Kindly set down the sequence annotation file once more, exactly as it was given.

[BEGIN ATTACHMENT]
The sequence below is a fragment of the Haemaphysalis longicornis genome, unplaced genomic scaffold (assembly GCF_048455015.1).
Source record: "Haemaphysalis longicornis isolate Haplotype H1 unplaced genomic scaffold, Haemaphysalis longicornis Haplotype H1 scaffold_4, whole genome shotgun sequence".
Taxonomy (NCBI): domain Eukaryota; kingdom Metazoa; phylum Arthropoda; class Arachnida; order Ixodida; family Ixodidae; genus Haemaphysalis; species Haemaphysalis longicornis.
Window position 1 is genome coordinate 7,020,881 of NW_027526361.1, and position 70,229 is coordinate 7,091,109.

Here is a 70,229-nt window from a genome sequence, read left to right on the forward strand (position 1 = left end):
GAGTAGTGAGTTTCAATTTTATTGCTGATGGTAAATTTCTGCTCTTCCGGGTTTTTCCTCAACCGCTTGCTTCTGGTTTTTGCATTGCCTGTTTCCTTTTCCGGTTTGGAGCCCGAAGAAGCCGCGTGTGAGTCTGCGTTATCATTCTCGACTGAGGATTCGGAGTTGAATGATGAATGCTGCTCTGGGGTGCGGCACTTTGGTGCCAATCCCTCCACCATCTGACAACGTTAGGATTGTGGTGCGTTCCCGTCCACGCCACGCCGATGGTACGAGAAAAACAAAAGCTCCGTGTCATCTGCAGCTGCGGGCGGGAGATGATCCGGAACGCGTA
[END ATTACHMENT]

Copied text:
The sequence below is a fragment of the Haemaphysalis longicornis genome, unplaced genomic scaffold (assembly GCF_048455015.1).
Source record: "Haemaphysalis longicornis isolate Haplotype H1 unplaced genomic scaffold, Haemaphysalis longicornis Haplotype H1 scaffold_4, whole genome shotgun sequence".
Taxonomy (NCBI): domain Eukaryota; kingdom Metazoa; phylum Arthropoda; class Arachnida; order Ixodida; family Ixodidae; genus Haemaphysalis; species Haemaphysalis longicornis.
Window position 1 is genome coordinate 7,020,881 of NW_027526361.1, and position 70,229 is coordinate 7,091,109.

Here is a 70,229-nt window from a genome sequence, read left to right on the forward strand (position 1 = left end):
GAGTAGTGAGTTTCAATTTTATTGCTGATGGTAAATTTCTGCTCTTCCGGGTTTTTCCTCAACCGCTTGCTTCTGGTTTTTGCATTGCCTGTTTCCTTTTCCGGTTTGGAGCCCGAAGAAGCCGCGTGTGAGTCTGCGTTATCATTCTCGACTGAGGATTCGGAGTTGAATGATGAATGCTGCTCTGGGGTGCGGCACTTTGGTGCCAATCCCTCCACCATCTGACAACGTTAGGATTGTGGTGCGTTCCCGTCCACGCCACGCCGATGGTACGAGAAAAACAAAAGCTCCGTGTCATCTGCAGCTGCGGGCGGGAGATGATCCGGAACGCGTA